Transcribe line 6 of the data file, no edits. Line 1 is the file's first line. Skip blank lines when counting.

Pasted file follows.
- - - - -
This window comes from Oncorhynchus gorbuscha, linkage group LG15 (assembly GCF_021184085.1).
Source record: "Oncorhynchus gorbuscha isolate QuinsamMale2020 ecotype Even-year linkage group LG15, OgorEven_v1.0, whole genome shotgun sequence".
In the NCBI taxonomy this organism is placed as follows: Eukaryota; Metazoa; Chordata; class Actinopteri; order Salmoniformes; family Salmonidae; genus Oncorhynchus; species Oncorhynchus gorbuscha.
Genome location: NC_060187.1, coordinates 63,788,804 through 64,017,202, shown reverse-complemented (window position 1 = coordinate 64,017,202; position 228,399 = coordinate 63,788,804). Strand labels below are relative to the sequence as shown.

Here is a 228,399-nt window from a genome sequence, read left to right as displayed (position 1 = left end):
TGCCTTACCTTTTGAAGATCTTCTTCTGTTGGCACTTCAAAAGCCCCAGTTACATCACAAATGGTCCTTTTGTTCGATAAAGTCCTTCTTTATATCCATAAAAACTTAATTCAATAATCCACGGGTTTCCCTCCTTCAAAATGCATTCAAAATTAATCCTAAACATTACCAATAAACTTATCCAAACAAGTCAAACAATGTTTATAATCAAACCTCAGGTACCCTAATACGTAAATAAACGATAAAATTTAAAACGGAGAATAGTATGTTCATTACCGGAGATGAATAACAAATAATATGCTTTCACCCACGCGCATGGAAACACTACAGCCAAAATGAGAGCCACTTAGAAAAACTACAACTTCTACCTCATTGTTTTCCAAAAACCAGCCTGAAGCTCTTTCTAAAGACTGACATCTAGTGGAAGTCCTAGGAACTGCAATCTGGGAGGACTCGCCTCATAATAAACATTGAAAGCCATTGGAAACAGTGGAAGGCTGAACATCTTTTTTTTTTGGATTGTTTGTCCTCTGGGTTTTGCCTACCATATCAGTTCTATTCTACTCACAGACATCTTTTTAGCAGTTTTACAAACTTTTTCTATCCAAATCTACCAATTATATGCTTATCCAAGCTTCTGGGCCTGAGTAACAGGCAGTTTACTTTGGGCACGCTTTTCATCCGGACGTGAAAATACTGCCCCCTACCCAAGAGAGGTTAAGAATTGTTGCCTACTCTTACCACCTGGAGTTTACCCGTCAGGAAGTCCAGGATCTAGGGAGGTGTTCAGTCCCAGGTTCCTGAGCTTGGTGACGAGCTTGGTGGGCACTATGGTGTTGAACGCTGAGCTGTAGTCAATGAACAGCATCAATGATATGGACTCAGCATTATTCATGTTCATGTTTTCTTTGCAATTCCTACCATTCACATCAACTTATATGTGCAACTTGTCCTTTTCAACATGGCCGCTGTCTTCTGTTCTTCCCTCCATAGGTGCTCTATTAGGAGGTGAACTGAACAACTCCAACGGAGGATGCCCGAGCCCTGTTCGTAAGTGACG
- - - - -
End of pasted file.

TGCCTTACCTTTTGAAGATCTTCTTCTGTTGGCACTTCAAAAGCCCCAGTTACATCACAAATGGTCCTTTTGTTCGATAAAGTCCTTCTTTATATCCATAAAAACTTAATTCAATAATCCACGGGTTTCCCTCCTTCAAAATGCATTCAAAATTAATCCTAAACATTACCAATAAACTTATCCAAACAAGTCAAACAATGTTTATAATCAAACCTCAGGTACCCTAATACGTAAATAAACGATAAAATTTAAAACGGAGAATAGTATGTTCATTACCGGAGATGAATAACAAATAATATGCTTTCACCCACGCGCATGGAAACACTACAGCCAAAATGAGAGCCACTTAGAAAAACTACAACTTCTACCTCATTGTTTTCCAAAAACCAGCCTGAAGCTCTTTCTAAAGACTGACATCTAGTGGAAGTCCTAGGAACTGCAATCTGGGAGGACTCGCCTCATAATAAACATTGAAAGCCATTGGAAACAGTGGAAGGCTGAACATCTTTTTTTTTTGGATTGTTTGTCCTCTGGGTTTTGCCTACCATATCAGTTCTATTCTACTCACAGACATCTTTTTAGCAGTTTTACAAACTTTTTCTATCCAAATCTACCAATTATATGCTTATCCAAGCTTCTGGGCCTGAGTAACAGGCAGTTTACTTTGGGCACGCTTTTCATCCGGACGTGAAAATACTGCCCCCTACCCAAGAGAGGTTAAGAATTGTTGCCTACTCTTACCACCTGGAGTTTACCCGTCAGGAAGTCCAGGATCTAGGGAGGTGTTCAGTCCCAGGTTCCTGAGCTTGGTGACGAGCTTGGTGGGCACTATGGTGTTGAACGCTGAGCTGTAGTCAATGAACAGCATCAATGATATGGACTCAGCATTATTCATGTTCATGTTTTCTTTGCAATTCCTACCATTCACATCAACTTATATGTGCAACTTGTCCTTTTCAACATGGCCGCTGTCTTCTGTTCTTCCCTCCATAGGTGCTCTATTAGGAGGTGAACTGAACAACTCCAACGGAGGATGCCCGAGCCCTGTTCGTAAGTGACG